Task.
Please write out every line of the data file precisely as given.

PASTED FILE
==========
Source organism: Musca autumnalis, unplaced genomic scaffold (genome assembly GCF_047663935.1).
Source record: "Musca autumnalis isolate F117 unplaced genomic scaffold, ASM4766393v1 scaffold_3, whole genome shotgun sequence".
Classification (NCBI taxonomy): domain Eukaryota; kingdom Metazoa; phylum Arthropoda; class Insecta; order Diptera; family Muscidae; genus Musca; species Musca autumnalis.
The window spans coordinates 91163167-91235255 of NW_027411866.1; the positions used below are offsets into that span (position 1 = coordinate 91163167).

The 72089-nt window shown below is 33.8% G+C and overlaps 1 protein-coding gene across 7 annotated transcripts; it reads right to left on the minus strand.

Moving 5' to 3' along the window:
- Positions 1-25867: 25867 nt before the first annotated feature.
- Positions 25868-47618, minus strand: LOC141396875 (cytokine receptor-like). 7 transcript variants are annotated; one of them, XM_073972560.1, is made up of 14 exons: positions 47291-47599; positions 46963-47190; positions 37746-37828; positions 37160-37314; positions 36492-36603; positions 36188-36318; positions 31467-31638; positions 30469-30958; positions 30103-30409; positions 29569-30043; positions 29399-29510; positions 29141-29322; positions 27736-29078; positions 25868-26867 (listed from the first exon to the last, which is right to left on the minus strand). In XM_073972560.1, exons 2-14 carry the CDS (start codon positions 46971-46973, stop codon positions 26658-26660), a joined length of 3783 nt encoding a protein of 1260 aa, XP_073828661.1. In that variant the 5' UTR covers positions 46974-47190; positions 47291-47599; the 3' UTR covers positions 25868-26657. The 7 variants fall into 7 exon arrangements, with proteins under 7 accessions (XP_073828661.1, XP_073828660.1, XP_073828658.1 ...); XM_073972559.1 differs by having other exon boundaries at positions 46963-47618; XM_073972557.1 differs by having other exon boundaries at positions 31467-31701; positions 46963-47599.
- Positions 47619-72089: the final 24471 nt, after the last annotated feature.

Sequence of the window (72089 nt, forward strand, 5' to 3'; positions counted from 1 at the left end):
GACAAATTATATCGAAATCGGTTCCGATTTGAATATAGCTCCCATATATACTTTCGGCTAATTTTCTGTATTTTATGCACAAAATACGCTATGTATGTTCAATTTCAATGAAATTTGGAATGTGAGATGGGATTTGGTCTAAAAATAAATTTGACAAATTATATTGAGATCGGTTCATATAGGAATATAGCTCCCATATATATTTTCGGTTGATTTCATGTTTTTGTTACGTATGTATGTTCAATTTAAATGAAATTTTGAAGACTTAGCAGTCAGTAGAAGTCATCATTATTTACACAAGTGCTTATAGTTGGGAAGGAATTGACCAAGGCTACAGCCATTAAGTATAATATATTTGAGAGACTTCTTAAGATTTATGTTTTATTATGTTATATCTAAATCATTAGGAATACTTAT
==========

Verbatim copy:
Source organism: Musca autumnalis, unplaced genomic scaffold (genome assembly GCF_047663935.1).
Source record: "Musca autumnalis isolate F117 unplaced genomic scaffold, ASM4766393v1 scaffold_3, whole genome shotgun sequence".
Classification (NCBI taxonomy): domain Eukaryota; kingdom Metazoa; phylum Arthropoda; class Insecta; order Diptera; family Muscidae; genus Musca; species Musca autumnalis.
The window spans coordinates 91163167-91235255 of NW_027411866.1; the positions used below are offsets into that span (position 1 = coordinate 91163167).

The 72089-nt window shown below is 33.8% G+C and overlaps 1 protein-coding gene across 7 annotated transcripts; it reads right to left on the minus strand.

Moving 5' to 3' along the window:
- Positions 1-25867: 25867 nt before the first annotated feature.
- Positions 25868-47618, minus strand: LOC141396875 (cytokine receptor-like). 7 transcript variants are annotated; one of them, XM_073972560.1, is made up of 14 exons: positions 47291-47599; positions 46963-47190; positions 37746-37828; positions 37160-37314; positions 36492-36603; positions 36188-36318; positions 31467-31638; positions 30469-30958; positions 30103-30409; positions 29569-30043; positions 29399-29510; positions 29141-29322; positions 27736-29078; positions 25868-26867 (listed from the first exon to the last, which is right to left on the minus strand). In XM_073972560.1, exons 2-14 carry the CDS (start codon positions 46971-46973, stop codon positions 26658-26660), a joined length of 3783 nt encoding a protein of 1260 aa, XP_073828661.1. In that variant the 5' UTR covers positions 46974-47190; positions 47291-47599; the 3' UTR covers positions 25868-26657. The 7 variants fall into 7 exon arrangements, with proteins under 7 accessions (XP_073828661.1, XP_073828660.1, XP_073828658.1 ...); XM_073972559.1 differs by having other exon boundaries at positions 46963-47618; XM_073972557.1 differs by having other exon boundaries at positions 31467-31701; positions 46963-47599.
- Positions 47619-72089: the final 24471 nt, after the last annotated feature.

Sequence of the window (72089 nt, forward strand, 5' to 3'; positions counted from 1 at the left end):
GACAAATTATATCGAAATCGGTTCCGATTTGAATATAGCTCCCATATATACTTTCGGCTAATTTTCTGTATTTTATGCACAAAATACGCTATGTATGTTCAATTTCAATGAAATTTGGAATGTGAGATGGGATTTGGTCTAAAAATAAATTTGACAAATTATATTGAGATCGGTTCATATAGGAATATAGCTCCCATATATATTTTCGGTTGATTTCATGTTTTTGTTACGTATGTATGTTCAATTTAAATGAAATTTTGAAGACTTAGCAGTCAGTAGAAGTCATCATTATTTACACAAGTGCTTATAGTTGGGAAGGAATTGACCAAGGCTACAGCCATTAAGTATAATATATTTGAGAGACTTCTTAAGATTTATGTTTTATTATGTTATATCTAAATCATTAGGAATACTTAT